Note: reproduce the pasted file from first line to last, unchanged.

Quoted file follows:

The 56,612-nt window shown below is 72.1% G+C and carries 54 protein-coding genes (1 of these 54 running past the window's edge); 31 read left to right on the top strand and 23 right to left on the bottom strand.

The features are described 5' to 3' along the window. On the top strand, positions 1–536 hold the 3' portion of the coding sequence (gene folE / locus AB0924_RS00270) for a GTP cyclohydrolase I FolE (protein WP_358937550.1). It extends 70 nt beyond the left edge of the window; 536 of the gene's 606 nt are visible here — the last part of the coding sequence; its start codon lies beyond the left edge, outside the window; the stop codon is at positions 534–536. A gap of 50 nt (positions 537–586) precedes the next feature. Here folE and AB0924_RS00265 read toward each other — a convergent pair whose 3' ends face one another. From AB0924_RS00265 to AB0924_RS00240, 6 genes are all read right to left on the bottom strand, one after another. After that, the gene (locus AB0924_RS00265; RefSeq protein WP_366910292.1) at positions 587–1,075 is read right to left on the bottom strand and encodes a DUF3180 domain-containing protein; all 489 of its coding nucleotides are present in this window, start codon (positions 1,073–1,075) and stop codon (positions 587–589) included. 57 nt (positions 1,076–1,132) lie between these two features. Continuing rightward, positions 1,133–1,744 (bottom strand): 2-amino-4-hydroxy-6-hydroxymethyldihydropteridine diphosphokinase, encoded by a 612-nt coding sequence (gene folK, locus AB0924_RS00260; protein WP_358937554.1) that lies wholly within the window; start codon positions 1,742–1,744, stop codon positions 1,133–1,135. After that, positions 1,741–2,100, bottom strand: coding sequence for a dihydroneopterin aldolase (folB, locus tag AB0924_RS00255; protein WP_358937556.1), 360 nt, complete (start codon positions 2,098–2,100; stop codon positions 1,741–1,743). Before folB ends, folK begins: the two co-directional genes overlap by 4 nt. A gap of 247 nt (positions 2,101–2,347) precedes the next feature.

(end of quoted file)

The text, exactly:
The 56,612-nt window shown below is 72.1% G+C and carries 54 protein-coding genes (1 of these 54 running past the window's edge); 31 read left to right on the top strand and 23 right to left on the bottom strand.

The features are described 5' to 3' along the window. On the top strand, positions 1–536 hold the 3' portion of the coding sequence (gene folE / locus AB0924_RS00270) for a GTP cyclohydrolase I FolE (protein WP_358937550.1). It extends 70 nt beyond the left edge of the window; 536 of the gene's 606 nt are visible here — the last part of the coding sequence; its start codon lies beyond the left edge, outside the window; the stop codon is at positions 534–536. A gap of 50 nt (positions 537–586) precedes the next feature. Here folE and AB0924_RS00265 read toward each other — a convergent pair whose 3' ends face one another. From AB0924_RS00265 to AB0924_RS00240, 6 genes are all read right to left on the bottom strand, one after another. After that, the gene (locus AB0924_RS00265; RefSeq protein WP_366910292.1) at positions 587–1,075 is read right to left on the bottom strand and encodes a DUF3180 domain-containing protein; all 489 of its coding nucleotides are present in this window, start codon (positions 1,073–1,075) and stop codon (positions 587–589) included. 57 nt (positions 1,076–1,132) lie between these two features. Continuing rightward, positions 1,133–1,744 (bottom strand): 2-amino-4-hydroxy-6-hydroxymethyldihydropteridine diphosphokinase, encoded by a 612-nt coding sequence (gene folK, locus AB0924_RS00260; protein WP_358937554.1) that lies wholly within the window; start codon positions 1,742–1,744, stop codon positions 1,133–1,135. After that, positions 1,741–2,100, bottom strand: coding sequence for a dihydroneopterin aldolase (folB, locus tag AB0924_RS00255; protein WP_358937556.1), 360 nt, complete (start codon positions 2,098–2,100; stop codon positions 1,741–1,743). Before folB ends, folK begins: the two co-directional genes overlap by 4 nt. A gap of 247 nt (positions 2,101–2,347) precedes the next feature.